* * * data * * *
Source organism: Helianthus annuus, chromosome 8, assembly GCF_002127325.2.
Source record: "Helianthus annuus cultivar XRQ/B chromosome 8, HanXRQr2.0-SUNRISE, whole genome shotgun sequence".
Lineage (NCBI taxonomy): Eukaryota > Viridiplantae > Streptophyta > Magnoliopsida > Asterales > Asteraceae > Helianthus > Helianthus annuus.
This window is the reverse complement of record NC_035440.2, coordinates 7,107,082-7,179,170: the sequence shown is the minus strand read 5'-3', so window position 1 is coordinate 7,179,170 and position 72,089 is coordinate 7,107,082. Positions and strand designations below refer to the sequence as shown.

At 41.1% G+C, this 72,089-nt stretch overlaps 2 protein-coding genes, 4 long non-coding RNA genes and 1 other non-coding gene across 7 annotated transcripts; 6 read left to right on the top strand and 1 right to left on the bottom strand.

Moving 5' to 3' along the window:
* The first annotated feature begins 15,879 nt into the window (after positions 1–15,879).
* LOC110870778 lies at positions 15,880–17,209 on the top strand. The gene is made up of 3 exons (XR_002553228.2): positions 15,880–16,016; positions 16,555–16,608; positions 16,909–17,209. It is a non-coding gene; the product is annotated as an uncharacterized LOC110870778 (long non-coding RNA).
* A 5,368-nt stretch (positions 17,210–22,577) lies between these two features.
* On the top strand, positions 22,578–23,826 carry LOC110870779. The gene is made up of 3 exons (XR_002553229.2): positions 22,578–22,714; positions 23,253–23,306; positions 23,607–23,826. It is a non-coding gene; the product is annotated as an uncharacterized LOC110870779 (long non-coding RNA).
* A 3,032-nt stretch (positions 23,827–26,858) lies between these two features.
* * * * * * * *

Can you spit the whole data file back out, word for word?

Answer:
Source organism: Helianthus annuus, chromosome 8, assembly GCF_002127325.2.
Source record: "Helianthus annuus cultivar XRQ/B chromosome 8, HanXRQr2.0-SUNRISE, whole genome shotgun sequence".
Lineage (NCBI taxonomy): Eukaryota > Viridiplantae > Streptophyta > Magnoliopsida > Asterales > Asteraceae > Helianthus > Helianthus annuus.
This window is the reverse complement of record NC_035440.2, coordinates 7,107,082-7,179,170: the sequence shown is the minus strand read 5'-3', so window position 1 is coordinate 7,179,170 and position 72,089 is coordinate 7,107,082. Positions and strand designations below refer to the sequence as shown.

At 41.1% G+C, this 72,089-nt stretch overlaps 2 protein-coding genes, 4 long non-coding RNA genes and 1 other non-coding gene across 7 annotated transcripts; 6 read left to right on the top strand and 1 right to left on the bottom strand.

Moving 5' to 3' along the window:
* The first annotated feature begins 15,879 nt into the window (after positions 1–15,879).
* LOC110870778 lies at positions 15,880–17,209 on the top strand. The gene is made up of 3 exons (XR_002553228.2): positions 15,880–16,016; positions 16,555–16,608; positions 16,909–17,209. It is a non-coding gene; the product is annotated as an uncharacterized LOC110870778 (long non-coding RNA).
* A 5,368-nt stretch (positions 17,210–22,577) lies between these two features.
* On the top strand, positions 22,578–23,826 carry LOC110870779. The gene is made up of 3 exons (XR_002553229.2): positions 22,578–22,714; positions 23,253–23,306; positions 23,607–23,826. It is a non-coding gene; the product is annotated as an uncharacterized LOC110870779 (long non-coding RNA).
* A 3,032-nt stretch (positions 23,827–26,858) lies between these two features.